Burnt Boot Peak + Big Snow Mountain via Dutch Miller Gap Trail / 燒靴峯

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Burnt Boot Peak and Big Snow Mountain hover over Middle Fork Snoqualmie River by Mount Price. The former harbors the famous Goldmyer Hot Springs at its western foothills, while the latter perches above Hardscrabble Lakes.

Burnt Boot Peak at the end of the tunnel
Burnt Boot Peak at the end of the tunnel

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Burnt Boot Peak at a Glance

Access: Dutch Miller Gap Trailhead
Round Trip: 24 miles
Elevation Range: 1400′-6680′
Gear: helmet, microspikes, ice ax
Route Info: Craig Weiland, puzzlr
GPS Track: available
Dog-Friendly: with guidance

July 22-24, 2022

Day 1 – Friday, July 22
Hardscrabble Horse Camp
Night 1 – Hardscrabble Horse Camp

Day 2 – Saturday, July 23
Burnt Boot Jack + Hardscrabble Lakes
Night 2 – Upper Hardscrabble Lake

Day 3 – Sunday, July 24
Big Snow Mountain + Exit


Day 1

Hardscrabble Horse Camp

Overview > Day 1 > Day 2 > Day 3

The Preface on Burnt Boot Peak and Big Snow Mountain

I took my first photo of Burnt Boot Peak and Big Snow Mountain from Snoqualmie Mountain. But I had no idea what I was aiming at when I took the picture. Back then, everything around Snoqualmie Pass fascinated me wildly.

I thought I’d visit both peaks sooner until other places drew me away. Before I knew it, 12 years had passed when I realized it was long overdue. So I wanted to climb them now before more years passed me by.

Middle Fork Snoqualmie River in the PM
Middle Fork Snoqualmie River in the PM

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Road 56 to Dingford Creek Trailhead

My fourth time driving on Road 56 past Garfield Ledges, and it continued to suck. The potholes could use some love. But we’re keeping away most anyone who drives a compact car. Talk about exclusive access.

To make the trip more enjoyable for the dogs, we went to Dingford Creek Friday after work. That way, we could get the seven-mile road walk out of the way. Then I hoped to make it to Hardscrabble Lakes after Burnt Boot Peak.

That way to Goldmyer Hot Springs
That way to Goldmyer Hot Springs

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Dutch Miller Gap Trail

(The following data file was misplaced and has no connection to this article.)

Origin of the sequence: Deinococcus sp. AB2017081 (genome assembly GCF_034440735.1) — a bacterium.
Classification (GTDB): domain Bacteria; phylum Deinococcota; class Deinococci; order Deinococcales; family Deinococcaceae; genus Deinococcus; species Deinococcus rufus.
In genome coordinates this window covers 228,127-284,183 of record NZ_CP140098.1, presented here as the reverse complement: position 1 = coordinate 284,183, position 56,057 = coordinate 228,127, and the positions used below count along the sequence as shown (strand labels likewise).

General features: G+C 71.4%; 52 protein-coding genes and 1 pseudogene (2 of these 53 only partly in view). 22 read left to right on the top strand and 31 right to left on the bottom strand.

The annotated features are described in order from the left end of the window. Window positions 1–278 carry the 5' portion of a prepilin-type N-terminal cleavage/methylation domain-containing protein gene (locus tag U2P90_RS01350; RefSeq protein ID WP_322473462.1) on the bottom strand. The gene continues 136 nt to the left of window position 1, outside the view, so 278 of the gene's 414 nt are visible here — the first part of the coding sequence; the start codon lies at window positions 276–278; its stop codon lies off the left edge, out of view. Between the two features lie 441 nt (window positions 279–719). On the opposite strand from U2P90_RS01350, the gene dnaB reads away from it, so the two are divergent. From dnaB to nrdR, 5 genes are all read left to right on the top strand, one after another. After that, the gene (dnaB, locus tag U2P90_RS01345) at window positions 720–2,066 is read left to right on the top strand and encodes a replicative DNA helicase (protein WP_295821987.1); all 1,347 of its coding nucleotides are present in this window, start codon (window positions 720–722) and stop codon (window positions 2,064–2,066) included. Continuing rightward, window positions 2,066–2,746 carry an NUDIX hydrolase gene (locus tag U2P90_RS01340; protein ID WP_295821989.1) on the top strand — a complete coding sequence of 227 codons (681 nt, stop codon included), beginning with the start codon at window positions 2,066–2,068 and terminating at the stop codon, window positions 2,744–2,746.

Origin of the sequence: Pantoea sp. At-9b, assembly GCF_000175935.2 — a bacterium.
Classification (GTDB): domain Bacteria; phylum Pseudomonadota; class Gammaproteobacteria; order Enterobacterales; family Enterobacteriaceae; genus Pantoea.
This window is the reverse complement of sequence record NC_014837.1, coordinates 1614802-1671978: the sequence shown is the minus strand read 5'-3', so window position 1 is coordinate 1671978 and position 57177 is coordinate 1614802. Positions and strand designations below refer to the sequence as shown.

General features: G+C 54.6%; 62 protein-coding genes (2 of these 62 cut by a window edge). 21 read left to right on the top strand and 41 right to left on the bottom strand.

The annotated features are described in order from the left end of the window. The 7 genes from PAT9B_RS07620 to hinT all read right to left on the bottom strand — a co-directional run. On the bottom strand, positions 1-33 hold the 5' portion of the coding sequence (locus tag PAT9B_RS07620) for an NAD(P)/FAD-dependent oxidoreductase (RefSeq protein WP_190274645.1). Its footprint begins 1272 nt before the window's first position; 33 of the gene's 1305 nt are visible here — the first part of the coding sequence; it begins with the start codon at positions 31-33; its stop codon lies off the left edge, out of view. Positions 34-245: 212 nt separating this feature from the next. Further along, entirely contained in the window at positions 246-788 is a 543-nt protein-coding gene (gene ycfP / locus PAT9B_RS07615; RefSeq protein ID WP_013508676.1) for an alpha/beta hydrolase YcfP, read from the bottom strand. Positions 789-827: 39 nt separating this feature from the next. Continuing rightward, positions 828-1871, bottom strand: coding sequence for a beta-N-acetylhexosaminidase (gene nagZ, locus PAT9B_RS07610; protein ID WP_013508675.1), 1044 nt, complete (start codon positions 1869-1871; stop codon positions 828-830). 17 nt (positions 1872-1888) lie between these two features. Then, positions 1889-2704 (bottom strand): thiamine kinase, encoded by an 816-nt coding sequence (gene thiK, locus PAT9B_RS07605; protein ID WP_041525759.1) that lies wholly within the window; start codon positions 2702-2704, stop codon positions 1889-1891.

The road turned Dutch Miller Gap Trail used to be drivable to Hardscrabble Horse Camp. Old reports indicated that it was open until sometime around 2010. But I couldn’t find any information about the reason behind the closure.

It’s 4.5 miles on a gradual incline to the hot springs turnoff, gaining 400′. Then another three miles over 1000′ altitude put us at the empty camp by the river. En route, we saw glimpses of Avalanche Mountain and Snoqualmie Mountain.

This way to Burnt Boot Peak
This way to Burnt Boot Peak

See more trip photos here.


Day 2

Burnt Boot Jack + Hardscrabble Lakes

Overview > Day 1 > Day 2 > Day 3

Burnt Boot Peak via Middle Fork Snoqualmie River

The thing that stood in the way between Burnt Boot Peak and us was the Middle Fork Snoqualmie River. The log debris near the camp didn’t stretch far enough to avoid fording the water. So we went upstream to Hardscrabble Creek.

The giant log by the creek was in the middle of the river to be of any use. So I put on slippers, and we crossed the cold, thigh-high water to the other side. Then we took some time going through the brush below the talus.

Middle Fork Snoqualmie River in the AM
Middle Fork Snoqualmie River in the AM

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Burnt Boot Peak Northwest Route

After weaving through boulders and tree debris for 400′, we went left of the buttress. Then we hugged the headwall through ferns before crossing vine maples into a narrow gully. But we stepped out of the ravine as it steepened past 4000′.